I recently took a tea class after work at this little place in Soho called Palaisdhetes. It was dark and rainy that night (oh hey, thanks daylight savings time!) but on the brighter side, I got a variety of warm, comforting teas and education about the collection.
Our instructor Aurelie traveled all the way from France, where the company is located. She was very friendly and passionate about tea, and now I know why this common beverage inspires such feelings.
Each tea container has a different smell, and most of them are exceptionally aromatic. "If your tea doesn't give you pleasant smell, most likely it won't give you pleasant taste" she said.
Here are the highlights of what I learned:
- Tea comes from a plant Camellia Sinensis and was originally grown in China. About 5,000 years ago, tea was served only to Kings and Queens of China.
- The tea tree needs to grow in an area where the temperature stays between 32-100 degrees Fahrenheit. It does not grow in places with lots of direct sun, and they need rich soil. That's why we see lots of tea plantations in India, Japan, China, Indonesia, and a few in Africa. They are very rare in America or Europe. Rooibos is one tea that exclusively comes from Africa, it is also known as red tea. It actually isn't from a tree, instead it comes from bushes.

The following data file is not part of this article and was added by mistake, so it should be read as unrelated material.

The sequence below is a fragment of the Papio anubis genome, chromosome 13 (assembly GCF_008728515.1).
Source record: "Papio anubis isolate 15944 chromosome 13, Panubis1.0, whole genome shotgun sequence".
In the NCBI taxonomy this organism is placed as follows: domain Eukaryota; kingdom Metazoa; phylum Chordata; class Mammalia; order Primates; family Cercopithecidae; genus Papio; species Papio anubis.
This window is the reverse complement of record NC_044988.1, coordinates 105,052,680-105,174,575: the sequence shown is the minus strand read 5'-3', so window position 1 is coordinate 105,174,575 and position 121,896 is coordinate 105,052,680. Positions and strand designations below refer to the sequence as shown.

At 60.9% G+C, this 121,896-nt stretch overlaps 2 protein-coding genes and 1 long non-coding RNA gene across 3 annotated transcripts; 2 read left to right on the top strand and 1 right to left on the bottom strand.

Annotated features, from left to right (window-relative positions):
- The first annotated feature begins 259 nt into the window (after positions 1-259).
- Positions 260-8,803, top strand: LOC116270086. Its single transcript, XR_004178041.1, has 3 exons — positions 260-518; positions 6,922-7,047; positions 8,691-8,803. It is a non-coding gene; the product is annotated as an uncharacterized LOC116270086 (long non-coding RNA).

- All teas come from the same tea plant (camellia sinensis). White, Black, Green, and Oolong tea are prepared through a process of drying, heating and oxidation. White tea has a fast process from harvesting to drying the leaves. Green tea goes through a heating process either with steaming, or roasting. Oolong goes through an oxidation process, and black tea is the most oxidized which makes them stronger in flavor.
- Herbal tea is an infusion between dried fruit, spices, and flowers. It is also caffeine-free by its nature. Most herbal teas are naturally sweet, and have a pleasant scent. Decaf tea however, has to go through a process of removing caffeine on the leaves. So don't get confused between caffeine-free or decaf on the label.
I tasted white tea called Bai Mu Dan from China, Green tea called Sencha Ariake from Japan, Oolong called Dong Ding from Taiwan which was my favorite, and Darjeeling from India.
I left the tea place feeling warm and somewhat more knowledgeable about tea. Except now I have to find my way to the subway in this early afternoon, mid-winter darkness!
If you're interesting in an authentic tea experience and high quality tea in general, here are my other favorite tea places in New York City: